Keep going down the usual list of motivations: Loyalty to the people above him? No. Nobody in Hernandez’s group of friends was above him. A path out of poverty? No again. Hernandez was incredibly wealthy man when Lloyd was murdered.
Rough childhood? That doesn’t fit either. The truth is that dozens of very successful NFL players had tougher childhoods than Hernandez. Other kids in Bristol, Conn. would hang out in gyms even when they weren’t playing a game because they didn’t want to go home. Aaron would happily go home to a family that loved him.
Hernandez was searching for something after his father Dennis died suddenly when Aaron was in high school. Dennis went into the hospital for what was supposed to be a simple hernia operation and never walked out. At the funeral, his brother D.J. (who now goes by Jonathan) looked over. He saw a kid who was, in D.J.’s words, “holding everything in.” Teens whose parents die suddenly are at high risk for both depression and post-tramautic stress disorder. As far as I know, Aaron Hernandez was never diagnosed with either, but he wasn’t seeking a diagnosis, either. All we know is that something inside him changed.
He had been a giddy younger brother who laughed at Tim Allen in The Santa Clause or Martin Lawrence in Blue Streak; the one who would try to bring a smile to the saddest person in class. He started gravitating toward the neediest people, as though pleasing them would fill his own void. One of them, Carlos Ortiz, was once like Hernandez: athletic, ebullient, easy to love. One of Aaron’s friends, Stephen Ziogas, told me that when Ortiz was in his early teens, his mother left. Ortiz spent days bouncing around Connecticut towns, hoping to find her.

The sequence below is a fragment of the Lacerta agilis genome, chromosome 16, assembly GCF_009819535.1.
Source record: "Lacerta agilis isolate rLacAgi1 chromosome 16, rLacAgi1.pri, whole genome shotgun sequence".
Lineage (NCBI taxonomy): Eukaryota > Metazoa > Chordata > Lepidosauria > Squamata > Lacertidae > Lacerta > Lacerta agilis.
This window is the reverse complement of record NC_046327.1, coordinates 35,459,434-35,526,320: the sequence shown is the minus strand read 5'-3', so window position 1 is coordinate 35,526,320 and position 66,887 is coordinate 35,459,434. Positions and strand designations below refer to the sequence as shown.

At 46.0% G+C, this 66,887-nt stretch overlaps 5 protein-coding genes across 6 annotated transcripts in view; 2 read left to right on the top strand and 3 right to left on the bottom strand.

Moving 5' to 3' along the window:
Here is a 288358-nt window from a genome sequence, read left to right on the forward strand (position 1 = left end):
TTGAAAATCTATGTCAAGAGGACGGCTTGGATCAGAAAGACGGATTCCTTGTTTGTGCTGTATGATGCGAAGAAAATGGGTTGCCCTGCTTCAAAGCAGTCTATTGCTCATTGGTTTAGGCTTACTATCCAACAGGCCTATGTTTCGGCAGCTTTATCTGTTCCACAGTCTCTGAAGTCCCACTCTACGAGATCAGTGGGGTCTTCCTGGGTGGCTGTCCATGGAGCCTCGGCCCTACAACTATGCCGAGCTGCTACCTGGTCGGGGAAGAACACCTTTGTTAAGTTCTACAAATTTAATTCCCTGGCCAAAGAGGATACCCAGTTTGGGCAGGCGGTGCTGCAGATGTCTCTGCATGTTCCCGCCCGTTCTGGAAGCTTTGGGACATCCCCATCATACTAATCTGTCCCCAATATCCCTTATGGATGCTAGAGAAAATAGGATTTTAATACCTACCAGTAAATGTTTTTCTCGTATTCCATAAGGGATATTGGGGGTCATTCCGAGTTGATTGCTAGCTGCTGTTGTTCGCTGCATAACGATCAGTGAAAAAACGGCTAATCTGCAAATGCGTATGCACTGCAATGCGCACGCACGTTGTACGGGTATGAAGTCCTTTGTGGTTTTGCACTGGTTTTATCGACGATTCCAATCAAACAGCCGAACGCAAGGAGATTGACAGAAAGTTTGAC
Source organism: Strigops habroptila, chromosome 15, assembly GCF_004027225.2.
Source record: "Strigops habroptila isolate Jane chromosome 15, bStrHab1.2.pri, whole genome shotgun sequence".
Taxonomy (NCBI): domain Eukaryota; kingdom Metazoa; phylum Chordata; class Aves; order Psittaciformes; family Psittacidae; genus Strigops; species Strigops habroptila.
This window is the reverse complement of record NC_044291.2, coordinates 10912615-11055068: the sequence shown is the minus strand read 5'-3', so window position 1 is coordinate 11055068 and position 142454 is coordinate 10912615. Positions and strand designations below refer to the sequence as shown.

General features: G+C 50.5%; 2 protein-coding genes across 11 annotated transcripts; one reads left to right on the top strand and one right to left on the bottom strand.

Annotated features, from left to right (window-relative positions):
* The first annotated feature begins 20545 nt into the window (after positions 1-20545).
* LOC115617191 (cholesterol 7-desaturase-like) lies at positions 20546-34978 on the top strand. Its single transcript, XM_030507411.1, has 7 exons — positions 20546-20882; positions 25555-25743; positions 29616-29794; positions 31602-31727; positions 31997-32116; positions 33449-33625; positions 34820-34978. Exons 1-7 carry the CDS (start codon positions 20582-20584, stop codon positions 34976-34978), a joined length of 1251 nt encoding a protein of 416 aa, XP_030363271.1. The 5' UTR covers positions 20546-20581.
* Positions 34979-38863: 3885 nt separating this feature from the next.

Ortiz, known as Charlie Boy, would be a witness to the murder of Odin Lloyd.
Hernandez had a way out—he went to the University of Florida first, and then to the NFL. But it was never enough for him. He could not turn away from the wrong crowd, and if you hang out with the wrong crowd for long enough, you become the wrong crowd. Put drugs in his system, add the unresolved anger and devastation from his father’s death, and put a gun in his hands … maybe you get closer to why. Maybe.